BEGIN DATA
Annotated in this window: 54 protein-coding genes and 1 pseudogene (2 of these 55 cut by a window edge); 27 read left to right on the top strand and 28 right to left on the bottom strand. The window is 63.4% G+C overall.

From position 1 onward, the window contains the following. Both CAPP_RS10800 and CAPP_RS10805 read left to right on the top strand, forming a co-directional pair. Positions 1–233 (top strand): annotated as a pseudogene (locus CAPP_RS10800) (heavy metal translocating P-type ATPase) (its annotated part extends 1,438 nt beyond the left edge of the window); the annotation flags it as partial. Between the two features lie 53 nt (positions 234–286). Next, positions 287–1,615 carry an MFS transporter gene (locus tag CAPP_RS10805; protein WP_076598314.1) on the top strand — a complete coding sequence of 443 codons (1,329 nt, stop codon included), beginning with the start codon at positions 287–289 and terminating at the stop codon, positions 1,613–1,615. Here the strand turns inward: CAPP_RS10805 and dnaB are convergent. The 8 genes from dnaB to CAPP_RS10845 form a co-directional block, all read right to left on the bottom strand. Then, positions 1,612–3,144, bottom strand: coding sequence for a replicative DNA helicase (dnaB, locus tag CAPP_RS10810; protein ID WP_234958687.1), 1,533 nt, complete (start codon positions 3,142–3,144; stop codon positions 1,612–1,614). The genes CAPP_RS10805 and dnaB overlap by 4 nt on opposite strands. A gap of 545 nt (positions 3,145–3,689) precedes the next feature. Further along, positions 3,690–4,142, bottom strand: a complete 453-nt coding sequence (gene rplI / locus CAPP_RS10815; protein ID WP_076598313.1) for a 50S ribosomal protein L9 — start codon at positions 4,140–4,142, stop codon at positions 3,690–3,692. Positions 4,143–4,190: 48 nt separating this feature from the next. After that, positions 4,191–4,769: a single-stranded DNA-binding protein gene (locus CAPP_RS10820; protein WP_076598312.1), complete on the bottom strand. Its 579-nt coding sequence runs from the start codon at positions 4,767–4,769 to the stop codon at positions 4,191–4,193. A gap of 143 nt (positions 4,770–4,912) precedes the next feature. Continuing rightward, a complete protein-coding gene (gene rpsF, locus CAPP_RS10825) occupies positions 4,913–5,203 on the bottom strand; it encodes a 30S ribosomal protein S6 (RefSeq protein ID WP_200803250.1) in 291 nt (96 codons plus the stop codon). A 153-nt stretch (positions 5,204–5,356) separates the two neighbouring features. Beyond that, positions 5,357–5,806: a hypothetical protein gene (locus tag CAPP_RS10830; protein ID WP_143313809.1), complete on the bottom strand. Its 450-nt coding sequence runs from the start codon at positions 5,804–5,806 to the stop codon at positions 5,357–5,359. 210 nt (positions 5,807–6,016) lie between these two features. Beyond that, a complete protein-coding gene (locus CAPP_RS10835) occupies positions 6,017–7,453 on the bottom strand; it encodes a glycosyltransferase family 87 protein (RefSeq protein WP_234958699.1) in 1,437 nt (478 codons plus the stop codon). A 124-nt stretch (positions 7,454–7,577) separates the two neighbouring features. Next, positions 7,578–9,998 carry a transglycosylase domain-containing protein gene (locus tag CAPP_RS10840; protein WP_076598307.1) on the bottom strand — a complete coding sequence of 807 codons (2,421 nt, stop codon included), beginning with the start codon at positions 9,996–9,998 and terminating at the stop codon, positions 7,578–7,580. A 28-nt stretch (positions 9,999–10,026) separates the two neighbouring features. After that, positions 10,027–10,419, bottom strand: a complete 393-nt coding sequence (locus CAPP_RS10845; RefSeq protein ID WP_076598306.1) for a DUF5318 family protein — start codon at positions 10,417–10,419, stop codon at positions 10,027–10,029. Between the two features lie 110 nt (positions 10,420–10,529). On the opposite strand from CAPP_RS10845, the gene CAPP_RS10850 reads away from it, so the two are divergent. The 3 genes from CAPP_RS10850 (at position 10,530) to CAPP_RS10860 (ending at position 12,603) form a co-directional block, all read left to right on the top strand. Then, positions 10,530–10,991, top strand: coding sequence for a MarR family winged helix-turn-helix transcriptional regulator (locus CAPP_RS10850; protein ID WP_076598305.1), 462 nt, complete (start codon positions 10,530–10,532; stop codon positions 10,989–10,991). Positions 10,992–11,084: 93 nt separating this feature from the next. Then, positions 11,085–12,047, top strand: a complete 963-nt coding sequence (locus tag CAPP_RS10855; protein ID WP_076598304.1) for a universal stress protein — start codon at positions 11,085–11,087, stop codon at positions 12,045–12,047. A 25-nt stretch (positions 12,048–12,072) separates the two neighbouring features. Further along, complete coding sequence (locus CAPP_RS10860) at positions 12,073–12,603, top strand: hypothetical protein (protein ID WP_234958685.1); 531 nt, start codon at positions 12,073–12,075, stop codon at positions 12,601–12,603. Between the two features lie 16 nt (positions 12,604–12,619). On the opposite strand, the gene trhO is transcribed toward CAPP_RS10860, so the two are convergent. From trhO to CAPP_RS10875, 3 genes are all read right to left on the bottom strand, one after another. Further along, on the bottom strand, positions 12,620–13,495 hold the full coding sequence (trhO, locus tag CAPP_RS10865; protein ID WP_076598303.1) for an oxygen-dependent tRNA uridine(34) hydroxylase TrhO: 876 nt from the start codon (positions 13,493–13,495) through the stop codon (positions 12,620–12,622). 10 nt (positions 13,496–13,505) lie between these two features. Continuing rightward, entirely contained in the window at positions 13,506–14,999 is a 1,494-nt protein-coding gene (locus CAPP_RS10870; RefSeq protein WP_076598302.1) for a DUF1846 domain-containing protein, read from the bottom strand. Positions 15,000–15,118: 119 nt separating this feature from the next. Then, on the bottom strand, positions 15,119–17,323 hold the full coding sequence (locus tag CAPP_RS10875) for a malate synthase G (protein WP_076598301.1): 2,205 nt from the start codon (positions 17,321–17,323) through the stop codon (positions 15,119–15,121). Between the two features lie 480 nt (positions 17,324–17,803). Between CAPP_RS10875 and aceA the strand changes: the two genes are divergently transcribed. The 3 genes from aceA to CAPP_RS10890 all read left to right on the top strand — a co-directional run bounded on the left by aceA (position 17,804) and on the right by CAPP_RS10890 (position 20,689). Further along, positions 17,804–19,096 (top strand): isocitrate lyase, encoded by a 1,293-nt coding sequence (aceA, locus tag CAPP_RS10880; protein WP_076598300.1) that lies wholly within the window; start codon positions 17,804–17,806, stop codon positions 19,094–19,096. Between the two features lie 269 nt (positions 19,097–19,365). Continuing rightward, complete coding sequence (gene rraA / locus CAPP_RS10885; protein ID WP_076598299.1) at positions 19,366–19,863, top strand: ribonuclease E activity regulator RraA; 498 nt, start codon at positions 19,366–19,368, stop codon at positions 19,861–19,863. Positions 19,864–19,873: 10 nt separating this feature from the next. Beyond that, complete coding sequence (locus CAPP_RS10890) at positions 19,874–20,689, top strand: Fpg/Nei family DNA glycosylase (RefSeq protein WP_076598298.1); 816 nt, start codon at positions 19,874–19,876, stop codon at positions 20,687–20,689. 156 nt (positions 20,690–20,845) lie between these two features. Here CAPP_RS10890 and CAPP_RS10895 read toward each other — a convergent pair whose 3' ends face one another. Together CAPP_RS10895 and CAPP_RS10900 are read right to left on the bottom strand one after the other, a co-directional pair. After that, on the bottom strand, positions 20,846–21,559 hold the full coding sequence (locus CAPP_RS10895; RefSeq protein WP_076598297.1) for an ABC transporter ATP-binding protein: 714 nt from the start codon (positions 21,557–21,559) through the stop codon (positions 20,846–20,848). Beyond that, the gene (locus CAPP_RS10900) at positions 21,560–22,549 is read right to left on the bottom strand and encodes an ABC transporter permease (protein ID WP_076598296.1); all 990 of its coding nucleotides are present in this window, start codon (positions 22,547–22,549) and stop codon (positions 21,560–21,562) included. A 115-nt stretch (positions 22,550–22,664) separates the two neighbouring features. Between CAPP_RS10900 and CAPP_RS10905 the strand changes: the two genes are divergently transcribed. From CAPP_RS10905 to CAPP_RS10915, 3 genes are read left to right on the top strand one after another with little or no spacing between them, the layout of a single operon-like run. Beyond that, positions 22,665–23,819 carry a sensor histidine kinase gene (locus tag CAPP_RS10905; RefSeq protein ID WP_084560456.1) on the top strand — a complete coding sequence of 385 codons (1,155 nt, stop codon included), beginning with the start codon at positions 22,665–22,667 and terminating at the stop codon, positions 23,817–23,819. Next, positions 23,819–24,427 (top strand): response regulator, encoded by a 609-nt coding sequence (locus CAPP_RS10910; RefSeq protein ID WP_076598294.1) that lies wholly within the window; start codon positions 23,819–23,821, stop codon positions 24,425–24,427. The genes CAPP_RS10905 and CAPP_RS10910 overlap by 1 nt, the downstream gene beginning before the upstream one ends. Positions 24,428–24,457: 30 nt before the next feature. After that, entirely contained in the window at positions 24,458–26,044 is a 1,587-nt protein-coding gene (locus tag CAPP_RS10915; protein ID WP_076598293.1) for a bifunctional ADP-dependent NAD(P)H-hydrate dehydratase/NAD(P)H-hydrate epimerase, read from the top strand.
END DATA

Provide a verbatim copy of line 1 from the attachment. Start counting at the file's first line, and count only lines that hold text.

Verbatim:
Annotated in this window: 54 protein-coding genes and 1 pseudogene (2 of these 55 cut by a window edge); 27 read left to right on the top strand and 28 right to left on the bottom strand. The window is 63.4% G+C overall.